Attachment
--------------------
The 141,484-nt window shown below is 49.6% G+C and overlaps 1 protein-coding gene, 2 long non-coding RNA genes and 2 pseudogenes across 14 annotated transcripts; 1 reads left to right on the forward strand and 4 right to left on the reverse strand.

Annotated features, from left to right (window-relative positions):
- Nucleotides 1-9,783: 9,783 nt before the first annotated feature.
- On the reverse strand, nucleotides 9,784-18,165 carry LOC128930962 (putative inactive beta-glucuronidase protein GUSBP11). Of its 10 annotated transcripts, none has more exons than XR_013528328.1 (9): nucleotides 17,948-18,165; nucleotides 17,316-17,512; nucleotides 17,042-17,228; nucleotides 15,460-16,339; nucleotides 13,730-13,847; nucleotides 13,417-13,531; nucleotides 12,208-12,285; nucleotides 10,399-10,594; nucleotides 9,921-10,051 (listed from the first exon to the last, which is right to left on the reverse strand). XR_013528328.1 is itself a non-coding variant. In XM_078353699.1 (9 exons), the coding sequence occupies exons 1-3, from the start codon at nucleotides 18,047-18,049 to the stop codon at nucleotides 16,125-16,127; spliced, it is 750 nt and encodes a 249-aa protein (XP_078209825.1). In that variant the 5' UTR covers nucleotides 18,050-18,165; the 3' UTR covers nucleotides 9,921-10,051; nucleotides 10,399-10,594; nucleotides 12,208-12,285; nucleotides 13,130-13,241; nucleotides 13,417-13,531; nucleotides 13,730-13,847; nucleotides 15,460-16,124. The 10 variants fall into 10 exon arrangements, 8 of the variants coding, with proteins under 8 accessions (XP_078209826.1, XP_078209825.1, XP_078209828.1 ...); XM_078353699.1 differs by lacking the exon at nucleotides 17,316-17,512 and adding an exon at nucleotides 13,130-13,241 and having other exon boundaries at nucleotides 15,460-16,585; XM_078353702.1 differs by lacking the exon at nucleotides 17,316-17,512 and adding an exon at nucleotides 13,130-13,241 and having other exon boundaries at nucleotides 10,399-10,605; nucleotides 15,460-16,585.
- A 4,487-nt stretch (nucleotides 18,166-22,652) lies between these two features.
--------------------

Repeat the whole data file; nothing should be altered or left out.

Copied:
The 141,484-nt window shown below is 49.6% G+C and overlaps 1 protein-coding gene, 2 long non-coding RNA genes and 2 pseudogenes across 14 annotated transcripts; 1 reads left to right on the forward strand and 4 right to left on the reverse strand.

Annotated features, from left to right (window-relative positions):
- Nucleotides 1-9,783: 9,783 nt before the first annotated feature.
- On the reverse strand, nucleotides 9,784-18,165 carry LOC128930962 (putative inactive beta-glucuronidase protein GUSBP11). Of its 10 annotated transcripts, none has more exons than XR_013528328.1 (9): nucleotides 17,948-18,165; nucleotides 17,316-17,512; nucleotides 17,042-17,228; nucleotides 15,460-16,339; nucleotides 13,730-13,847; nucleotides 13,417-13,531; nucleotides 12,208-12,285; nucleotides 10,399-10,594; nucleotides 9,921-10,051 (listed from the first exon to the last, which is right to left on the reverse strand). XR_013528328.1 is itself a non-coding variant. In XM_078353699.1 (9 exons), the coding sequence occupies exons 1-3, from the start codon at nucleotides 18,047-18,049 to the stop codon at nucleotides 16,125-16,127; spliced, it is 750 nt and encodes a 249-aa protein (XP_078209825.1). In that variant the 5' UTR covers nucleotides 18,050-18,165; the 3' UTR covers nucleotides 9,921-10,051; nucleotides 10,399-10,594; nucleotides 12,208-12,285; nucleotides 13,130-13,241; nucleotides 13,417-13,531; nucleotides 13,730-13,847; nucleotides 15,460-16,124. The 10 variants fall into 10 exon arrangements, 8 of the variants coding, with proteins under 8 accessions (XP_078209826.1, XP_078209825.1, XP_078209828.1 ...); XM_078353699.1 differs by lacking the exon at nucleotides 17,316-17,512 and adding an exon at nucleotides 13,130-13,241 and having other exon boundaries at nucleotides 15,460-16,585; XM_078353702.1 differs by lacking the exon at nucleotides 17,316-17,512 and adding an exon at nucleotides 13,130-13,241 and having other exon boundaries at nucleotides 10,399-10,605; nucleotides 15,460-16,585.
- A 4,487-nt stretch (nucleotides 18,166-22,652) lies between these two features.